C#.NET

Azure Cosmos DB – Change feed support(PREVIEW)–available

July 26, 2018 .NET, .NET Core, .NET Framework, Azure, Azure Cosmos DB, C#.NET, CosmosDB, Microsoft No comments

Today Microsoft announced the preview of Change feed Support for Azure Cosmos DB, which allows you to build scalable solutions. By default change feed will be enabled in all the accounts.

Change feed provides an output of sorted list of documents that has been changed in the order in which they are modified by client operations. These changes are persisted, can be processed asynchronously and incrementally, they enables developers to write alternative logic to operate upon these change for generation reports, or invoke another operation such as sending email or audit logs etc.

ChangeFeedProcessor

Start using :

Source:

Introduction to NDepend : Static Code Analysis Tool

June 16, 2018 .NET, .NET Core, .NET Framework, ASP.NET, Best Practices, C#.NET, Code Analysis, Code Quality, Dynamic Analysis, Emerging Technologies, Help Articles, Microsoft, Static Analysis, Tech-Trends, Tools, Tools, Visual Studio 2017, VisualStudio, Windows No comments , , , , , ,

As a developer, you always have to take the pain of getting adapted to the best practices and coding guidelines to be followed as per the organizational or industrial standards.  Easy way to ensure your coding style follows certain standard is to manually analyze your code or use a static code analyzer like FxCop, StyleCop etc. Earlier days I have been a fan of FxCop as it was free and it provides me all necessary general guidelines in terms  of improving my solution.

In this modern world of programming everything needs to be automated, as it saves time and money in terms of automating repetitive tasks and improves efficiency. This is where static code analysers coming effective.

What is Static Code Analysis?

Static program analysis is the analysis of computer software that is performed without actually executing programs, on some version of the program source code, and in the other cases, some form of the object code or intermediate compiled code .

Sophistication of static program analysis increases is based on how deep they analyze in terms of behavior of individual statements and declarations, to analyzing the entire source code.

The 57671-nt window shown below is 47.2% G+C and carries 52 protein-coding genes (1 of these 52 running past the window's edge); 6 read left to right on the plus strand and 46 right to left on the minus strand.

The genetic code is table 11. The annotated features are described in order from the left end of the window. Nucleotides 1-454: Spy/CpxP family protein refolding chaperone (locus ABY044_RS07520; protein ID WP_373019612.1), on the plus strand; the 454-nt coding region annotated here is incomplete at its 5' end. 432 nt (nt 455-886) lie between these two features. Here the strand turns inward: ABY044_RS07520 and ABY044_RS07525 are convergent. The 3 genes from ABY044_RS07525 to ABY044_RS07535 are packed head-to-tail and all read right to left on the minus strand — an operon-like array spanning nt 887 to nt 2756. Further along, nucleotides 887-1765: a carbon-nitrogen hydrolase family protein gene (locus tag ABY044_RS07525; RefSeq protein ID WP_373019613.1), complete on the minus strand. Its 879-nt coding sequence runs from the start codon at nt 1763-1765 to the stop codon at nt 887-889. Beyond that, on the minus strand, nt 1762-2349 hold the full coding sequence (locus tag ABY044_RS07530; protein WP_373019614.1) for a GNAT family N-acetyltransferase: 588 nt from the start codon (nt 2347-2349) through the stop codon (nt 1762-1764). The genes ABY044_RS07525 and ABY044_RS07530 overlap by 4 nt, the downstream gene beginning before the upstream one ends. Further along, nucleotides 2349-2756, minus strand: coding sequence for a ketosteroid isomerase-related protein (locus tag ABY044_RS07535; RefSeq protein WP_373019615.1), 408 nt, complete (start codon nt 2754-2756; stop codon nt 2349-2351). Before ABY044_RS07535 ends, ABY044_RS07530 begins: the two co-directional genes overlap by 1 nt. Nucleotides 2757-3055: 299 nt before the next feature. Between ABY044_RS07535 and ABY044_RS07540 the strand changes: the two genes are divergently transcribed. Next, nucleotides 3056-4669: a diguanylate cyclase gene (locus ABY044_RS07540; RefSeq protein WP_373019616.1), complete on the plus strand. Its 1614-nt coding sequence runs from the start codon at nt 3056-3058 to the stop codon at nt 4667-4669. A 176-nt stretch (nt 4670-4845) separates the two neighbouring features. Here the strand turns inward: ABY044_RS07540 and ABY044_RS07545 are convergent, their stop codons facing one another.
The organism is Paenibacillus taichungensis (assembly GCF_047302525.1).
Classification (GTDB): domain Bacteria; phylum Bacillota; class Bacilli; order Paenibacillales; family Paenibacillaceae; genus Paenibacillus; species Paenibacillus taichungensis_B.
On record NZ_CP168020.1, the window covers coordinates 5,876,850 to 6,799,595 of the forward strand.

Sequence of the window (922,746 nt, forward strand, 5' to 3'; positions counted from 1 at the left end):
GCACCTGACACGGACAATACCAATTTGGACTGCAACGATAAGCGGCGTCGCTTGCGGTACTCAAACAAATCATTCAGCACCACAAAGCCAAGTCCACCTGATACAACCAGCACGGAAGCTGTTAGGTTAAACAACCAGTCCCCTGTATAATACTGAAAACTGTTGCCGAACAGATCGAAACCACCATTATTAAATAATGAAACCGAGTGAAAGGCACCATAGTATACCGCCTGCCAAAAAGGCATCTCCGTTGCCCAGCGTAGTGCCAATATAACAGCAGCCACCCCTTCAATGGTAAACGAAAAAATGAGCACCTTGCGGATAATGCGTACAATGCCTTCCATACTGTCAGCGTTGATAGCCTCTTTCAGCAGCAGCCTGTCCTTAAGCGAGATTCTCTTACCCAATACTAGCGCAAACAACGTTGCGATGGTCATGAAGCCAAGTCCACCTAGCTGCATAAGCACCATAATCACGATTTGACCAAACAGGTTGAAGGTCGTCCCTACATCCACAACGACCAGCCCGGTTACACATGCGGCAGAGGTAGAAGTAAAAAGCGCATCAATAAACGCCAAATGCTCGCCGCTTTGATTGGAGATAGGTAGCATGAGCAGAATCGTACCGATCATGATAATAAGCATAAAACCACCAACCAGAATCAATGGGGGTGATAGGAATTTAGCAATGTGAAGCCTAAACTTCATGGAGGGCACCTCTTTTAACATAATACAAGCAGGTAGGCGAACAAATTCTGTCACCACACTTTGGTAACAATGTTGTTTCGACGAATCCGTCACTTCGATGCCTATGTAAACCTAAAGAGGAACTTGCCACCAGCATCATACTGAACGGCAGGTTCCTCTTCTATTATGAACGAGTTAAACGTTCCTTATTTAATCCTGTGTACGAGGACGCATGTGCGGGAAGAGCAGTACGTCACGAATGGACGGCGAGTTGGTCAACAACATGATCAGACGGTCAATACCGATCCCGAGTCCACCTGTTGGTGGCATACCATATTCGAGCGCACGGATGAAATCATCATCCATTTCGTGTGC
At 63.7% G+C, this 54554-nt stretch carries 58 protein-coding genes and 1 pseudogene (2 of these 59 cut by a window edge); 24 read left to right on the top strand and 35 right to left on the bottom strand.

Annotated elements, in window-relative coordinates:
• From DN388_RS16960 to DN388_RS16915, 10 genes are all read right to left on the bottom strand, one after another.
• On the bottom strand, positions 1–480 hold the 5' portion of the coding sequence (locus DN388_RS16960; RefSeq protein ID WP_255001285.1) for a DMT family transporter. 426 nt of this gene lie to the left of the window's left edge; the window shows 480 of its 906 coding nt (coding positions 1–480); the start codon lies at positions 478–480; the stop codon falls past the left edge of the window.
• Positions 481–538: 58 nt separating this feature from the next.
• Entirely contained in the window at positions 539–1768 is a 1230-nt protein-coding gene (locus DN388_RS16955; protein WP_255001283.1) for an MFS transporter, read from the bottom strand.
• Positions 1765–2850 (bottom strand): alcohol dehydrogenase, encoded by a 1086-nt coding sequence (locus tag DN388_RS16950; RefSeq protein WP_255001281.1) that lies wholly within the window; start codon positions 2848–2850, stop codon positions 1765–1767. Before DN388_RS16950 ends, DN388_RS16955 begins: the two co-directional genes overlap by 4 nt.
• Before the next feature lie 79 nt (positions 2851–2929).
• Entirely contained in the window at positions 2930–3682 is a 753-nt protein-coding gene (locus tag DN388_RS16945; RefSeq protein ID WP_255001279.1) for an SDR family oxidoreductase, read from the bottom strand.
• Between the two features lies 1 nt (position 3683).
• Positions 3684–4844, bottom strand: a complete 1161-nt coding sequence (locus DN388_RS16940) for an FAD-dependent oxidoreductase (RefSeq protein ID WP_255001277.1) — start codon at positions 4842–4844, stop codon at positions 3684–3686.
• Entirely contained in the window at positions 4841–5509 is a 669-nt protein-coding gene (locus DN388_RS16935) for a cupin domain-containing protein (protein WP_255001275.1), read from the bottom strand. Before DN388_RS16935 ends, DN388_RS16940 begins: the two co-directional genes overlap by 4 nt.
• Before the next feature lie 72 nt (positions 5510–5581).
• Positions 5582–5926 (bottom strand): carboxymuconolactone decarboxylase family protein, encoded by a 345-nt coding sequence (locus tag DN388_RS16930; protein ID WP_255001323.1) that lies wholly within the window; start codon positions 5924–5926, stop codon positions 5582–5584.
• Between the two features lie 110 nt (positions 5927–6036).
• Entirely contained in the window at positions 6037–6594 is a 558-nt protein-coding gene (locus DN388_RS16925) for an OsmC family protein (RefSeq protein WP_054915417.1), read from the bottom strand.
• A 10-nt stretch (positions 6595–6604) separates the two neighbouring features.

PS: Analysis performed on executing programs is known as dynamic analysis.

In this article I will give you an overview of one such premier static code analysis tool that can be used for your daily development routine plus use it for CI integration for DevOps efficiency.

NDepend:

NDepend is a static analysis tool for .NET, specifically for managed code:  NDepdend supports a large number of code metrics, allowing to visualize dependencies using directed graphs and dependency matrix. It also performs code base snapshots comparisons, and validation of architectural and quality rules.

The important capabilities of NDepend are:

  • Dependency Visualization through dependency matrix and graphs.
  • Analyse and generate software quality metrics – as per the documentation it supports 82 quality metrices.
  • Declarative rule support through LINQ queries, and it is called CQLinq and comes with a large number of predefined CQLinq rules.
  • Integration support for Cruise Control.Net, SonarCube, am City. Code rules can be configured to be checked automatically in Visual Studio or during continuous integration(CI).

License: NDepend is a commercial tool with licensing options as below:

  1. Developer seats – $477 approx. / per seat.
  2. Build Machine seats  – $955 approx. / per seat.

** You could get volume discount if you bulk procure your licenses.

Installation: 

Once you obtained license you will able to download NDepend_2018.1.1.9041.zip, is latest version available while I write this article. Extract the zip file into your local folder, you could see the different packages/executables within the package.

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1.) NDepend.Console    – Command line program to execute NDepend analysis.  You would be mostly using this component on CI Build server Help

2.) NDepend.PowerTools –  Helps write your own static analyzer based on NDepend.API, or tweak existing open-source Power Tools. Help

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3.) NDepend.VisualStudioExtension.Installer – To install NDepend extension as part of Visual studio

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4.) VisualNDepend – Independent visual environment for managing your NDepend tasks.

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Visual Tool gives you different options to choose from:

  • You can analyse a Visual Studio Solution or project.
  • Analyse .NET assemblies in a folder.

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For the demo purpose our analysis target would be one of the starter project from github –  ContosoUniversity by @alimon808.

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Demo: Summary Report

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Demo: Application Metrics

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Demo: Dependency Dashboard:

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Demo: Interactive Graph

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Demo: Code Matrix View

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Demo: Quality Gates Summary

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Demo: Rules Summary

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Conclusion: